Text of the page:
Goal setting is something we all do for ourselves and with our teams. We set goals for our careers, our health, and our lives. Organisations and modern society in general are always encouraging us to think about the next milestone. And there is a very good reason for this. Robert A. Heinlein identifies the necessity for goals so well – “In the absence of clearly-defined goals, we become strangely loyal to performing daily trivia until ultimately we become enslaved by it.”
Without clearly defined goals, organisations, teams and individuals spend a lot of time being very busy and achieving not very much at all. How many times have you asked a team why do we need to run a particular report or complete a particular routine task, to find out it is “because we have always done it this way” with no thought given to, is it even needed and who is using this report?
So, once we have the clearly defined goal, we then need to start thinking about the science and strategy of how to achieve these goals. You know most people, teams and organisations don’t fail because they started something and it did not work. They fail because they stopped before they even started. There is a real science that is well documented and can be tailored to any situation when it comes to the “Art of Goal Achieving”.
Here are just four simple ways to trick your mind into helping you accomplish your goals, as a starting point:
1. Be Specific
Behavioral scientists Edwin Locke and Gary Latham examined 35 years of empirical research on goal setting. One of the conclusions from their meta-analysis was that ambiguous aspirations, such as “do your best” rarely inspire the behavior change necessary to achieve a goal. What works, the research shows, are goals that have clearly defined outcomes.
All of us want a better future, yet if we are not crystal clear on what we want, it is doubtful that we will obtain it. Specific goals have an energizing function. It is hard to get excited about pursuing an ambiguous goal.
A specific goal provides the mental clarity that allows the mind to easily conceptualise the behaviors needed to obtain the goal. It is fine to create goals, but what really matters is that those goals influence future behavior. This is why goal specificity is so important; it fuels the behaviors that take a goal from a dream to a reality. Being specific allows the mind to visualise. We think in images and to create images on the screen of our minds, they needed to be specific.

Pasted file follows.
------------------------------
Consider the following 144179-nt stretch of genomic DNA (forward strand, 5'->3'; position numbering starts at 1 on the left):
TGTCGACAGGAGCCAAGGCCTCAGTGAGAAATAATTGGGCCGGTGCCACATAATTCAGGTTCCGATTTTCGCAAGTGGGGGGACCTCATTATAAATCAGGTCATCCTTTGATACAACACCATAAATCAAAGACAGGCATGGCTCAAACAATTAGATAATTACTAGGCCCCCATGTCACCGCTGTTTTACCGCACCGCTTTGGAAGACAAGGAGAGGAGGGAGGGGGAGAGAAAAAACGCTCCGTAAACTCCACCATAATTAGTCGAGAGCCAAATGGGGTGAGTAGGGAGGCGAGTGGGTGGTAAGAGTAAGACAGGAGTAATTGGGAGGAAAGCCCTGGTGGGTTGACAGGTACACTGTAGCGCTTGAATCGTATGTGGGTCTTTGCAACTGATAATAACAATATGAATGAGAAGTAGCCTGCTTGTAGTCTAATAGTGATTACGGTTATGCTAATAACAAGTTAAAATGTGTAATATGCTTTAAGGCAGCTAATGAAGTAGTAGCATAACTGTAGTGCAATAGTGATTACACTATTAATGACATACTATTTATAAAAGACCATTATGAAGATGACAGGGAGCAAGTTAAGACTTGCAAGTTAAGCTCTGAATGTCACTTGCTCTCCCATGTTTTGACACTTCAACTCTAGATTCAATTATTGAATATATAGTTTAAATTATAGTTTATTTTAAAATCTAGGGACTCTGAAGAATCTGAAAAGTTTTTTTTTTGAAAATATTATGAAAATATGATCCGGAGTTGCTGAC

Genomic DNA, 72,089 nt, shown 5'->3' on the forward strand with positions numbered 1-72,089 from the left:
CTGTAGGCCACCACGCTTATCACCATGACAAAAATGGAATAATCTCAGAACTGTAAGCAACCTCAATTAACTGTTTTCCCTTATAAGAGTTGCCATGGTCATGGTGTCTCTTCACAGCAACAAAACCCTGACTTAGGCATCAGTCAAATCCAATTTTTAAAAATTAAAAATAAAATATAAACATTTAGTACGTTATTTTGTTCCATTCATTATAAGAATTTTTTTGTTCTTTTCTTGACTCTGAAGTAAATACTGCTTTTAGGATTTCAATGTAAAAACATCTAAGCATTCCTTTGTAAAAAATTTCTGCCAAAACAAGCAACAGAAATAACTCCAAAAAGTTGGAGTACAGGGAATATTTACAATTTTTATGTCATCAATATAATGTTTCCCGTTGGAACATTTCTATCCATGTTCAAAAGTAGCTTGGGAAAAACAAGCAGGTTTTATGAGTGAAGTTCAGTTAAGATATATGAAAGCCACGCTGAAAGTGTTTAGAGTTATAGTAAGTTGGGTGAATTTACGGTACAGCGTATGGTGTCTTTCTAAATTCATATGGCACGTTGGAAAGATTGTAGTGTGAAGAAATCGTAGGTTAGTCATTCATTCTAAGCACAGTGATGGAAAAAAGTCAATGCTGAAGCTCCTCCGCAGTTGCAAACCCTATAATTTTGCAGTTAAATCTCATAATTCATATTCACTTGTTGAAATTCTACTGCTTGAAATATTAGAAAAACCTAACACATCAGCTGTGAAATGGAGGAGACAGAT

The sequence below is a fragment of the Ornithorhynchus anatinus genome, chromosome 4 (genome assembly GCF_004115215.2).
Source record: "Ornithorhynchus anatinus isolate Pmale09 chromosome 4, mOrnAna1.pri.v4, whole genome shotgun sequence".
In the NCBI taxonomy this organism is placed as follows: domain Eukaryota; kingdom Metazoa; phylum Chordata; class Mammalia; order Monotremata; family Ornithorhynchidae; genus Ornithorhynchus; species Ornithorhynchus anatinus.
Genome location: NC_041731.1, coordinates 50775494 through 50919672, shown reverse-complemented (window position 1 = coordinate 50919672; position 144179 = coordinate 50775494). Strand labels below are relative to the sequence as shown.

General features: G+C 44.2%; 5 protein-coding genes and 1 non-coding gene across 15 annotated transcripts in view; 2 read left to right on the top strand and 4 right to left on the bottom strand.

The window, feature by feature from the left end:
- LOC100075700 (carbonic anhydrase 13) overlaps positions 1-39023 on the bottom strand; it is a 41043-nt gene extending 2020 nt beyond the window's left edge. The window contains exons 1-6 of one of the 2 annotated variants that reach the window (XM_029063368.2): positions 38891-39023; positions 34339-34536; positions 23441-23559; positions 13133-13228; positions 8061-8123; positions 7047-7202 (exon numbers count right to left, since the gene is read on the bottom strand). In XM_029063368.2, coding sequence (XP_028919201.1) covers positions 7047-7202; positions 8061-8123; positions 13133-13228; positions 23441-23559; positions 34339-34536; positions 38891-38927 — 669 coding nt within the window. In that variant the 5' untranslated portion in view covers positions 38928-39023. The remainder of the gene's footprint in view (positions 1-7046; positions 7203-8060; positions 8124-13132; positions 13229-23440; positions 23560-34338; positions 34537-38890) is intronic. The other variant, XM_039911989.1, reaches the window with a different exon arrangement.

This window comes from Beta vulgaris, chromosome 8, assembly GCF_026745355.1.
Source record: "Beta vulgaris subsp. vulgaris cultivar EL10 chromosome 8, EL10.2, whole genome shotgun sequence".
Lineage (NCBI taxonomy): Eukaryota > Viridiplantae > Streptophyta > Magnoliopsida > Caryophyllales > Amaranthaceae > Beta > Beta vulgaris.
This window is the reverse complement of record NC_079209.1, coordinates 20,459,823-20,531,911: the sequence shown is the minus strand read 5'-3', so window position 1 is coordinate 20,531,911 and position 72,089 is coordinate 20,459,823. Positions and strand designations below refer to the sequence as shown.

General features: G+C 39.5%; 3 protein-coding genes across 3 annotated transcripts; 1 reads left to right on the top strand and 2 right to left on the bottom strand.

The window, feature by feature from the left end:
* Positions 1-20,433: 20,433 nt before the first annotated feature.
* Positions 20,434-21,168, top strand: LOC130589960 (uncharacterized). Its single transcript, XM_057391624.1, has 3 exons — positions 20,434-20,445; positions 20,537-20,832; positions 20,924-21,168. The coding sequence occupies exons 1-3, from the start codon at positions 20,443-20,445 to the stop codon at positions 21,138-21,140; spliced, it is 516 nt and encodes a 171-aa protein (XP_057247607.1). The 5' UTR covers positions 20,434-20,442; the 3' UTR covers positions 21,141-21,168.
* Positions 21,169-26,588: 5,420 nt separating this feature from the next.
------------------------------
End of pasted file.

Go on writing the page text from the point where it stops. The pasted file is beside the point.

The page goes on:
As a side note, the goal itself also has to be exciting, fresh and new. We have to be emotionally attached to the goal to allow ourselves to pursue the vision long term. A goal that is too easy becomes routine and the chances are, it will be abandoned very quickly. If you want to promote creativity and innovation in your organisation, you want to be encouraging the team to come up with a big goal that they have never done before.
2. Change Your Environment
Sometimes a fresh environment is all you need to kick your brain into gear. In one study, scientists discovered that students who transferred to another college were more likely to change their daily habits than students who remained at the same place. This is why it is important to take your teams of sight for your yearly and mid yearly planning/training sessions.
Environmental cues are essential when it comes to habit formation, in part because the mind is excellent at connecting an environment with a specific situation. As an example, someone who likes to snack while watching a movie might not be able to resist buying popcorn, even if they are not hungry. According to Charles Duhigg, author of The Power of Habit, the best time to change a habit is on vacation—because your usual environmental cues are missing.